‘The play itself she had enjoyed, but the ordeal of “going round afterwards” was fraught with its usual terrors.’
 

Still, Mrs. Oliver hears something interesting at the party that proves to be a clue to Mrs. McGinty’s murder and another that occurs.

In Robert Barnard’s Death of an Old Goat, Professor Belville-Smith, a noted Oxford academic, is scheduled to do a tour of Australia, and is including the University of Drummondale in his itinerary. Professor Bobby Wickham and the rest of the English faculty are to play host, and everyone’s hoping the events will go well. But, right from the start, things go wrong. First, Professor Belville-Smith is condescending, even contemptuous, which endears him to no-one. As if that weren’t enough, his lectures are dry and very boring. He’s given the same lectures so many times that he drones, rather than interacts with the audience. Still, he is a noted scholar, so Wickham and his staff do their best to put out the proverbial red carpet. That includes a cocktail party at which he’s to meet the staff. The party isn’t much of a success; certainly Belville-Smith doesn’t make any new friends. Later that night, he is stabbed in his hotel room. Inspector Bert Royle has never investigated a murder before, but he’s called to do so now. And it’s interesting how different people have different memories of the ‘greet-the-guest’ event.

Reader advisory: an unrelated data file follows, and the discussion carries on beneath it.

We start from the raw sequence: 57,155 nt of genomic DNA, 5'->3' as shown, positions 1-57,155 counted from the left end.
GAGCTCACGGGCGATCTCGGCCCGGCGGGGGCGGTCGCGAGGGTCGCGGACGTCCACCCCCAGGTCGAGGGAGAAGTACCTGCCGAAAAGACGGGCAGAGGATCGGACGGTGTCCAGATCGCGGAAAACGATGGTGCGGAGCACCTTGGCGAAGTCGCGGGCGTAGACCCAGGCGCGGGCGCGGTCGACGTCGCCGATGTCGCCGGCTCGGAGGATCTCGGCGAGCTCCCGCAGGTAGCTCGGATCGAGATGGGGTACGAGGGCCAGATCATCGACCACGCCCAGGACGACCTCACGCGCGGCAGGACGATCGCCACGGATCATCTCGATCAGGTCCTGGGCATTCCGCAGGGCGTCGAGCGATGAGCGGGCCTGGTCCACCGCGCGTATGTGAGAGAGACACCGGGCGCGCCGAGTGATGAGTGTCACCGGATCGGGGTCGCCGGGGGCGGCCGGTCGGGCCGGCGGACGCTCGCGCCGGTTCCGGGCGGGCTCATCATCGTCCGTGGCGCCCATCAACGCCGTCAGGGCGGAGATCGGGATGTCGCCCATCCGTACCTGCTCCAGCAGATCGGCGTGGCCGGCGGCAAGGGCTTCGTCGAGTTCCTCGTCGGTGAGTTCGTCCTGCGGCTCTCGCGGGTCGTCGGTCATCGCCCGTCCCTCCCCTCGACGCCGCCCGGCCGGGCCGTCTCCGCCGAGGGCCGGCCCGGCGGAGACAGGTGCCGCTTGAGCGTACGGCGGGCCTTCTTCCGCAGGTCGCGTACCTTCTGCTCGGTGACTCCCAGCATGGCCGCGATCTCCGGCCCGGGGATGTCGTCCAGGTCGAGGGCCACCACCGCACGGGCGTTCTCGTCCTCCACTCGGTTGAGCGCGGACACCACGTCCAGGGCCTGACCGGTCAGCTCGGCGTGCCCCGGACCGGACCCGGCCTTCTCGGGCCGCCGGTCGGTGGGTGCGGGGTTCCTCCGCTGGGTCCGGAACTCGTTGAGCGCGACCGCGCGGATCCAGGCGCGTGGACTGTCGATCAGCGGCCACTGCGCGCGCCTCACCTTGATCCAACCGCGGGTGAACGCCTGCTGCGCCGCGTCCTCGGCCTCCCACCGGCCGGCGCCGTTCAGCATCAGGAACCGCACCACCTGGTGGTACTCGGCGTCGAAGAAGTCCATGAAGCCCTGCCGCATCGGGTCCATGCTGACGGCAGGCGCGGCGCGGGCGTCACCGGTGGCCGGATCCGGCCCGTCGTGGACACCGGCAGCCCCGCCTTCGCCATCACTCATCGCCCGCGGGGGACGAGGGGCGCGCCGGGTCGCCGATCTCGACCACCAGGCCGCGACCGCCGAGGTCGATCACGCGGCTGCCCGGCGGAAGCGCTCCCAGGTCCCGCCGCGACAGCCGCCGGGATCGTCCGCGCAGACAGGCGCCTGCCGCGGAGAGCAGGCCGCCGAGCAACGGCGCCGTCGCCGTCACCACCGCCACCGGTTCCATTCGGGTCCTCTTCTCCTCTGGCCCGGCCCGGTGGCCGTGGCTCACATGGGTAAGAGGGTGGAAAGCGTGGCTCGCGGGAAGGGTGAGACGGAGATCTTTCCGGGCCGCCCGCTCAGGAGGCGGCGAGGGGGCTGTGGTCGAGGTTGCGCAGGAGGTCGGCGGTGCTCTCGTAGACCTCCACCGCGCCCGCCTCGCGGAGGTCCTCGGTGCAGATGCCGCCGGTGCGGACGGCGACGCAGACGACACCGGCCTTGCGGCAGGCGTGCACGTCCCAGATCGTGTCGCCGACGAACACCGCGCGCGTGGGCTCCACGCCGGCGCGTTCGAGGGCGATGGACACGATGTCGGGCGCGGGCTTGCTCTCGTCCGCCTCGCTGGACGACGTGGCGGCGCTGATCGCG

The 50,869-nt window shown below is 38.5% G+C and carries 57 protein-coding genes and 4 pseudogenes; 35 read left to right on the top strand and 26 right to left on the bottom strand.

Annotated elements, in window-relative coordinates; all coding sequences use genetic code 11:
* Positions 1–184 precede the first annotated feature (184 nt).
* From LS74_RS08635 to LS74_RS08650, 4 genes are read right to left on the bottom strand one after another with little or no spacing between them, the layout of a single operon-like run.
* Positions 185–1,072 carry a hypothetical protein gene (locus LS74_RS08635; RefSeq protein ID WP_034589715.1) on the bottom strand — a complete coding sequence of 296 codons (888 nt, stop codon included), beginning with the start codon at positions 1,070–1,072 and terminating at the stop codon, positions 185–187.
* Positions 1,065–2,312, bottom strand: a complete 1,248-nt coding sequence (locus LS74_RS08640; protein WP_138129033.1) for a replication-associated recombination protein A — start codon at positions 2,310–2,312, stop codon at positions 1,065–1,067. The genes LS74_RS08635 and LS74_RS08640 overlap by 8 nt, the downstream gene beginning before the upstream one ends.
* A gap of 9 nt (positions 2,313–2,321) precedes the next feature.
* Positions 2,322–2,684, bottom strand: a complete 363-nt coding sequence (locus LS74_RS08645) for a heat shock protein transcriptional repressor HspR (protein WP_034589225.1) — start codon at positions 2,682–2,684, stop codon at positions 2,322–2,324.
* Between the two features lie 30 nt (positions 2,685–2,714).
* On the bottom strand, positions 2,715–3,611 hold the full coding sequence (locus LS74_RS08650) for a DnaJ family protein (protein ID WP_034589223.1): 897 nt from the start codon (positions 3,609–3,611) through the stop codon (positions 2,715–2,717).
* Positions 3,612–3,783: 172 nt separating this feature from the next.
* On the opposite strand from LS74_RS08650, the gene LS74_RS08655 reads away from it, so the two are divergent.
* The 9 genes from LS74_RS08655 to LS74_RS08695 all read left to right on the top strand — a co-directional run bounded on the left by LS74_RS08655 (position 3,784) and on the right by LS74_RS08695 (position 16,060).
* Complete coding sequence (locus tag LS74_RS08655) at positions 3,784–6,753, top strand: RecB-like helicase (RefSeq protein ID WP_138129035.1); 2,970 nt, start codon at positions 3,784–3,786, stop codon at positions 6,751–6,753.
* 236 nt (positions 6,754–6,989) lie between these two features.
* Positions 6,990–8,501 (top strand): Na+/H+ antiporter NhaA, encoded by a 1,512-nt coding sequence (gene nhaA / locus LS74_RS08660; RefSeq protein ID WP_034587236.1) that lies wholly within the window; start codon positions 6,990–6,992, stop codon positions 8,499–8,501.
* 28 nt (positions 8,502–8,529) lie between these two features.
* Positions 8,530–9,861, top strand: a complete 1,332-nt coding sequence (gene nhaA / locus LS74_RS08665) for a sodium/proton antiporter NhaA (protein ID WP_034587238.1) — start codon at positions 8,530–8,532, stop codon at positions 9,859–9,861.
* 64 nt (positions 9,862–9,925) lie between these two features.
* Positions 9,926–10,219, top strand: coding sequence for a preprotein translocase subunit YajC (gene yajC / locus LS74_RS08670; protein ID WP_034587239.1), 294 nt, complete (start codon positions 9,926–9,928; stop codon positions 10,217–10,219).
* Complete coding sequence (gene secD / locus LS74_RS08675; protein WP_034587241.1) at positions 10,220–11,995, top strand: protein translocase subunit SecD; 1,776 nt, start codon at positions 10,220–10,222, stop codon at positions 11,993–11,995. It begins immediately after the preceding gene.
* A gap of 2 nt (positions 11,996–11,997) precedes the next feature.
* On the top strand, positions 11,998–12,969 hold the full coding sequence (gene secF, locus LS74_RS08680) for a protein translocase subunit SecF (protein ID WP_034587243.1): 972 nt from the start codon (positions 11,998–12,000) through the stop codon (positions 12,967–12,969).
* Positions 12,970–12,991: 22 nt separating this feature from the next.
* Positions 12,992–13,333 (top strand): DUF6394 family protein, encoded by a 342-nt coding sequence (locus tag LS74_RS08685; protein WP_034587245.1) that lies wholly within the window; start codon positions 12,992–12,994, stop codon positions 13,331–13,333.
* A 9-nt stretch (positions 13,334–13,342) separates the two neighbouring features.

In Anthony Bidulka’s Flight of Aquavit, Saskatoon PI Russell Quant gets a new client, Daniel Guest. It seems that Guest, who is a ‘closeted,’ married, gay man, is getting blackmailed over trysts he had with other men. He wants Quant to find the blackmailer and get that person to stop. Quant tells Guest that he’d be far better off simply coming out as gay, but Guest won’t consider it. So, Quant begins asking questions. The trail leads to New York and back to Saskatchewan, but after that journey, and a murder, Quant gets to the truth. At one point, Guest arranges for Quant to attend his accounting firm’s Christmas party, so that Quant can ‘vet’ some of the people who work there. Quant is, fortunately, not bad at small talk and mingling. But Guest is nervous about the whole thing. It’s very important to him that no-one know why Quant’s really there (he’s being passed off as a potential client). What’s more, he doesn’t want anyone to know that Quant’s gay. So, he refers to the friend Quant’s brought as his ‘girlfriend,’ which leads to the inevitable, ‘So how long have you two been together?’ sort of question. It all ends up being awkward for Guest, for Quant, and for Quant’s friend.